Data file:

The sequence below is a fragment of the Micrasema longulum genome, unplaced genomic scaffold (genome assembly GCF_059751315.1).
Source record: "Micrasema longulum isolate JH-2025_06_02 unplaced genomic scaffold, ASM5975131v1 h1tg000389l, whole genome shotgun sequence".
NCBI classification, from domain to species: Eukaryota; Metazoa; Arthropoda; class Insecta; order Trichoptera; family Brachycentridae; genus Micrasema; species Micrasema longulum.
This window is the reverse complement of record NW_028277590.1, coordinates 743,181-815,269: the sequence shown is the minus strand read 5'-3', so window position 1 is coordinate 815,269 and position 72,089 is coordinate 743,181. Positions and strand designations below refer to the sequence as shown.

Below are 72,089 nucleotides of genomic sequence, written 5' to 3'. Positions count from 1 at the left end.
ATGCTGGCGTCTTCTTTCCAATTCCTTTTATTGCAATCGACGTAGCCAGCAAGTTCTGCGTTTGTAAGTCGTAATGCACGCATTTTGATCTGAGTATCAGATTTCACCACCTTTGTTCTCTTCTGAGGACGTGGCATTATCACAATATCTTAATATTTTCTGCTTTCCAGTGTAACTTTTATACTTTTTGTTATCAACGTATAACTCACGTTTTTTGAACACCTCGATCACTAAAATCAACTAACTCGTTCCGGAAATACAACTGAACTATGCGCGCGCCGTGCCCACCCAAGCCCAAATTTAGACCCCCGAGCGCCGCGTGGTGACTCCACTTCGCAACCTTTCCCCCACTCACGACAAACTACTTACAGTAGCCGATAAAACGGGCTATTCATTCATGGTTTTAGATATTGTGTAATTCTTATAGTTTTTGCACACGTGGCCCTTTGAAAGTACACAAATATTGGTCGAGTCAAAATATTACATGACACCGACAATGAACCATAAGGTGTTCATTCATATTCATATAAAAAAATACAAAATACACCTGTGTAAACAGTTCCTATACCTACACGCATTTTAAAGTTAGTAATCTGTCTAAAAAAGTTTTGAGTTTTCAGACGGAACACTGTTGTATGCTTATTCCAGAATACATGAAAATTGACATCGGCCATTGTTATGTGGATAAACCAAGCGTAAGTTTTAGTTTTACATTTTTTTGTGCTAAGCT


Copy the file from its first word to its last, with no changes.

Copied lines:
The sequence below is a fragment of the Micrasema longulum genome, unplaced genomic scaffold (genome assembly GCF_059751315.1).
Source record: "Micrasema longulum isolate JH-2025_06_02 unplaced genomic scaffold, ASM5975131v1 h1tg000389l, whole genome shotgun sequence".
NCBI classification, from domain to species: Eukaryota; Metazoa; Arthropoda; class Insecta; order Trichoptera; family Brachycentridae; genus Micrasema; species Micrasema longulum.
This window is the reverse complement of record NW_028277590.1, coordinates 743,181-815,269: the sequence shown is the minus strand read 5'-3', so window position 1 is coordinate 815,269 and position 72,089 is coordinate 743,181. Positions and strand designations below refer to the sequence as shown.

Below are 72,089 nucleotides of genomic sequence, written 5' to 3'. Positions count from 1 at the left end.
ATGCTGGCGTCTTCTTTCCAATTCCTTTTATTGCAATCGACGTAGCCAGCAAGTTCTGCGTTTGTAAGTCGTAATGCACGCATTTTGATCTGAGTATCAGATTTCACCACCTTTGTTCTCTTCTGAGGACGTGGCATTATCACAATATCTTAATATTTTCTGCTTTCCAGTGTAACTTTTATACTTTTTGTTATCAACGTATAACTCACGTTTTTTGAACACCTCGATCACTAAAATCAACTAACTCGTTCCGGAAATACAACTGAACTATGCGCGCGCCGTGCCCACCCAAGCCCAAATTTAGACCCCCGAGCGCCGCGTGGTGACTCCACTTCGCAACCTTTCCCCCACTCACGACAAACTACTTACAGTAGCCGATAAAACGGGCTATTCATTCATGGTTTTAGATATTGTGTAATTCTTATAGTTTTTGCACACGTGGCCCTTTGAAAGTACACAAATATTGGTCGAGTCAAAATATTACATGACACCGACAATGAACCATAAGGTGTTCATTCATATTCATATAAAAAAATACAAAATACACCTGTGTAAACAGTTCCTATACCTACACGCATTTTAAAGTTAGTAATCTGTCTAAAAAAGTTTTGAGTTTTCAGACGGAACACTGTTGTATGCTTATTCCAGAATACATGAAAATTGACATCGGCCATTGTTATGTGGATAAACCAAGCGTAAGTTTTAGTTTTACATTTTTTTGTGCTAAGCT